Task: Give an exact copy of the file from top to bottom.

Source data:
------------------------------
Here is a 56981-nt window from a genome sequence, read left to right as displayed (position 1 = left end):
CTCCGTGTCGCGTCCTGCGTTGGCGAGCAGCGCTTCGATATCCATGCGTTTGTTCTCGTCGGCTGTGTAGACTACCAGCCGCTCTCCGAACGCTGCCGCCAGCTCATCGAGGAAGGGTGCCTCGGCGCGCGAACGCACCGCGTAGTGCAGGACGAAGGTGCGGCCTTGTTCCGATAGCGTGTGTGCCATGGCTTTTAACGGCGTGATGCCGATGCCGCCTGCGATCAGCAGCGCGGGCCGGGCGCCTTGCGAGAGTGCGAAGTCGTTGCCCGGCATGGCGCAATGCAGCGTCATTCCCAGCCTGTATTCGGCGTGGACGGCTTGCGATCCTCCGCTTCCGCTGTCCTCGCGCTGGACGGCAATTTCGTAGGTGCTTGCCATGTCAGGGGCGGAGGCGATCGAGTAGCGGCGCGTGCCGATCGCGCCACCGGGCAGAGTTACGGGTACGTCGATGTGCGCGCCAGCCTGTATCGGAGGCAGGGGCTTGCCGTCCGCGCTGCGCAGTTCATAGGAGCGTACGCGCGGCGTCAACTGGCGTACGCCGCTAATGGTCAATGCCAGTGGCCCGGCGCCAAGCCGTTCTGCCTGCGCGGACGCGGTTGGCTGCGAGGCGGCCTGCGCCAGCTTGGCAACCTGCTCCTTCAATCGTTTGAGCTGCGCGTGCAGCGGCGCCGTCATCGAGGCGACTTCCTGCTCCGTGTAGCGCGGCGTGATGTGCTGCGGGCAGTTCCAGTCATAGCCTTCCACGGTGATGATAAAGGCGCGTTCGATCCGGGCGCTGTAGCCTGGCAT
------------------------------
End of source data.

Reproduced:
Here is a 56981-nt window from a genome sequence, read left to right as displayed (position 1 = left end):
CTCCGTGTCGCGTCCTGCGTTGGCGAGCAGCGCTTCGATATCCATGCGTTTGTTCTCGTCGGCTGTGTAGACTACCAGCCGCTCTCCGAACGCTGCCGCCAGCTCATCGAGGAAGGGTGCCTCGGCGCGCGAACGCACCGCGTAGTGCAGGACGAAGGTGCGGCCTTGTTCCGATAGCGTGTGTGCCATGGCTTTTAACGGCGTGATGCCGATGCCGCCTGCGATCAGCAGCGCGGGCCGGGCGCCTTGCGAGAGTGCGAAGTCGTTGCCCGGCATGGCGCAATGCAGCGTCATTCCCAGCCTGTATTCGGCGTGGACGGCTTGCGATCCTCCGCTTCCGCTGTCCTCGCGCTGGACGGCAATTTCGTAGGTGCTTGCCATGTCAGGGGCGGAGGCGATCGAGTAGCGGCGCGTGCCGATCGCGCCACCGGGCAGAGTTACGGGTACGTCGATGTGCGCGCCAGCCTGTATCGGAGGCAGGGGCTTGCCGTCCGCGCTGCGCAGTTCATAGGAGCGTACGCGCGGCGTCAACTGGCGTACGCCGCTAATGGTCAATGCCAGTGGCCCGGCGCCAAGCCGTTCTGCCTGCGCGGACGCGGTTGGCTGCGAGGCGGCCTGCGCCAGCTTGGCAACCTGCTCCTTCAATCGTTTGAGCTGCGCGTGCAGCGGCGCCGTCATCGAGGCGACTTCCTGCTCCGTGTAGCGCGGCGTGATGTGCTGCGGGCAGTTCCAGTCATAGCCTTCCACGGTGATGATAAAGGCGCGTTCGATCCGGGCGCTGTAGCCTGGCAT